Industrialists, manufacturers and financial experts have reacted to the Naira for Dollar Scheme, an initiative of the Central Bank of Nigeria.
The CBN last week directed all Deposit Money Banks and International Money Transfer Operators to henceforth pay recipients of diaspora remittances N5 for every $1 received as remittance inflow.
In separate interviews with PREMIUM TIMES, analysts said although the policy had the potential to boost Nigeria’s foreign reserve, they were not so optimistic about its effectiveness.
“The policy is an experimental idea designed to encourage more people to bring in money through the official channels,” said Tope Fasua, an economist.
“And of course, the IMTOs have been instructed to pay dollars, so CBN is trying to max out inflows from this channel.
“It’s a point to note that just this week the CBN said they had seen a phenomenal increase from N5 million dollars per week to $30 million, I could have been more cautious to see how that sustains but why not if not.
“Let’s see how it works out.
“Some people believe that this additional N5 is a sort of devaluation, but I think we should give the policy a chance and see how it works out.
“Some of the policies being pushed out are bold and hopefully, they will achieve their objectives.
Also, senior economist at SPM Professionals, Paul Alaje, said the new policy may not afford the country a huge increase in foreign reserve as intends.
“If people can still make their withdrawals in hard currency then they may not have sufficiently huge number in terms of foreign reserve, they may not have that number they are look for,” he said.
“Although it is expected that there will be an increase in foreign reserves due to this policy, it will be marginal because more and more people will still believe that they can receive more when they take their money to the parallel market for exchange.”
Segun Ajayi-Kadir, Director-General, Manufacturers Association of Nigeria (MAN), told the News Agency of Nigeria that the scheme was set against the backdrop of the forex squeeze aggravated by the fall in oil prices and the COVID-19 pandemic since the first quarter of 2020.
Mr Ajayi-Kadir said the measure suggested that the CBN was taking a closer look at the nation’s foreign exchange supply by incentivizing it through diaspora dollar remittances to ramp up supply and help stabilize the forex situation of the country.
“On the face of it, the scheme should encourage Nigerians working abroad to remit more into Nigeria and thereby improve the forex inflow.
“However, we need to dimension the inflows which has historically been 70 per cent for family support and 30 per cent for other purposes, including real estate which carries the greater part.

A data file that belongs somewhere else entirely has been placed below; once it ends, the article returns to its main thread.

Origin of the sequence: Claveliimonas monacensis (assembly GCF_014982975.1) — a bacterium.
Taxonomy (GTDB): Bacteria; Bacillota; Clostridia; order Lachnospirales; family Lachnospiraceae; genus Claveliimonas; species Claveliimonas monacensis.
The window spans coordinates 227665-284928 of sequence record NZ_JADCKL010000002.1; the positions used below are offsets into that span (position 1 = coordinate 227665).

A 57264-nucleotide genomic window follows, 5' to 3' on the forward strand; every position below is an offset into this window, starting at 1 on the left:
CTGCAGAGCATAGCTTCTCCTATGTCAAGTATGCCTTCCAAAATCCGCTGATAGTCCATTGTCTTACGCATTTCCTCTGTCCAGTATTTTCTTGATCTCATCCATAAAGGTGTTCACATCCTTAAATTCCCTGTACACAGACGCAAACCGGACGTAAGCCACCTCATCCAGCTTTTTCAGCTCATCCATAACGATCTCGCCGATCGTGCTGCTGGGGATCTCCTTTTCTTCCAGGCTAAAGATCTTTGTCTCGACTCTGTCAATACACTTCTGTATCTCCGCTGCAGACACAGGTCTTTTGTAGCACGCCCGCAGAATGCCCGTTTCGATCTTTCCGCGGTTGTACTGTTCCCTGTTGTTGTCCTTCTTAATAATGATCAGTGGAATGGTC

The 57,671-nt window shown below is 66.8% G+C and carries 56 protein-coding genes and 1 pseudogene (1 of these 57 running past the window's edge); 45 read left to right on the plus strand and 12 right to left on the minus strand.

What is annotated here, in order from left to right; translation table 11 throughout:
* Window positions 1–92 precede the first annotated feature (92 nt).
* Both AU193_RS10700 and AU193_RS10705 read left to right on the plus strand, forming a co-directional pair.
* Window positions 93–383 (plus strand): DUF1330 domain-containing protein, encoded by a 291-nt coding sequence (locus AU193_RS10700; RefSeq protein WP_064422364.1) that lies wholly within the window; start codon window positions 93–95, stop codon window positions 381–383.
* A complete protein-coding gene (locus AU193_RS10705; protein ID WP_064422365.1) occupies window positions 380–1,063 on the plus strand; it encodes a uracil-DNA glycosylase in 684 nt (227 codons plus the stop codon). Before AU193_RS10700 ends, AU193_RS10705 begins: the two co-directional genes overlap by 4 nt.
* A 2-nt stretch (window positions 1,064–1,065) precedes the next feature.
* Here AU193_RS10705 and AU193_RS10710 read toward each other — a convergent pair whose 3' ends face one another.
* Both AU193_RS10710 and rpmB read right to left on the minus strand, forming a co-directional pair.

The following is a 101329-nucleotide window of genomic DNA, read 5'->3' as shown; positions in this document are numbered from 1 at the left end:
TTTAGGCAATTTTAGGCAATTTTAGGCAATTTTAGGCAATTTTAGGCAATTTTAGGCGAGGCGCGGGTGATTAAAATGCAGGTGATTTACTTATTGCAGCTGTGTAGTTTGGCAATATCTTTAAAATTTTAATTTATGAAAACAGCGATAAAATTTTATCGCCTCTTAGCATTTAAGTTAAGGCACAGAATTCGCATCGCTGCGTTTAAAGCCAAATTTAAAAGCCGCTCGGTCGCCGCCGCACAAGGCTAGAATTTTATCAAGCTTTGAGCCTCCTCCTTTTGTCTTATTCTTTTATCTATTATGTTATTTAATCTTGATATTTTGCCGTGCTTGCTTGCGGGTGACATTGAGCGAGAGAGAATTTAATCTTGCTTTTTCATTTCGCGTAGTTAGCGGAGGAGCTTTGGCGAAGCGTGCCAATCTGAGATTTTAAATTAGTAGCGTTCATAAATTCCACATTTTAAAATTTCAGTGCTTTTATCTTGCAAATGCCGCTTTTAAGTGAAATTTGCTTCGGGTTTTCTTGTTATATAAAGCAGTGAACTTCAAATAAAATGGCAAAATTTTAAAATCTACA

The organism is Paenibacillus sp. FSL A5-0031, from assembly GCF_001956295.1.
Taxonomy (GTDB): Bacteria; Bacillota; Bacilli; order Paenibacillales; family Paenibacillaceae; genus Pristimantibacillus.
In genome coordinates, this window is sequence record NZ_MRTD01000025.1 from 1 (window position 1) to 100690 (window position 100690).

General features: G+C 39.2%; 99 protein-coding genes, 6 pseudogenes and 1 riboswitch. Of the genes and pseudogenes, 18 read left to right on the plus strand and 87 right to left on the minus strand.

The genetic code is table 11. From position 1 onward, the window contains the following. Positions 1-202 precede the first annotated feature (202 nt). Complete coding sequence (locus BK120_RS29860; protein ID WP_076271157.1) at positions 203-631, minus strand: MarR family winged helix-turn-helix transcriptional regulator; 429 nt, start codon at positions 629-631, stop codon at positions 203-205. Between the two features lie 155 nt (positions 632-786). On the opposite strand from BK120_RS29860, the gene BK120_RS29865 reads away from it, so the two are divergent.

“In order to yield more of the anticipated inflow for investment in productive activities, the CBN would have to work with the banks and other relevant government agencies to initiate portfolios and measures to point the remitters in that direction,” he said.
Mr Ajayi-Kadir also pointed out the need to clarify where domestic foreign exchange earners stood within the context of the scheme.
“For instance, could a manufacturer who exports his product and repatriates his dollar profit get his money in dollars and also benefit from the Dollar 4 Naira Scheme?
“This way, you can guarantee almost a 100 per cent re-investment in production and reap all the attendant benefits and even partly make-up for the looses incurred as a result of the chequered implementation of the Export Expansion Grant (EEG).
“The average manufacturer who is confronted with a lot of infrastructure and macroeconomic challenges is eminently qualified, if not more qualified, to benefit from such a scheme,” he said.
Also, Muda Yusuf, Director-General, Lagos Chamber of Commerce and Industry (LCCI) said the CBN deserved to be commended for this policy.
Mr Yusuf, lauding the move, said it would encourage forex inflows and ease the current liquidity challenges in the forex market.
He, however, urged the CBN to go further by allowing exporters unfettered access to their export proceeds, whether in foreign exchange or Naira.
“This will surely have a positive impact on inflows and ultimately on the exchange rate,” he told NAN.
“The current practice of imposing the Nigerian Autonomous Foreign Exchange Fixing (NAFEX) rate on export proceeds should be discontinued in the spirit of the current move to incentivize forex inflows.
“Similarly, Foreign Direct Investments (FDI) and Foreign Portfolio Investments (FPI) should be allowed greater flexibility in conversion rates of their inflows.
“A combination of these supply side strategies would have a remarkable impact on foreign reserves, forex liquidity and the naira exchange rate,” he said.
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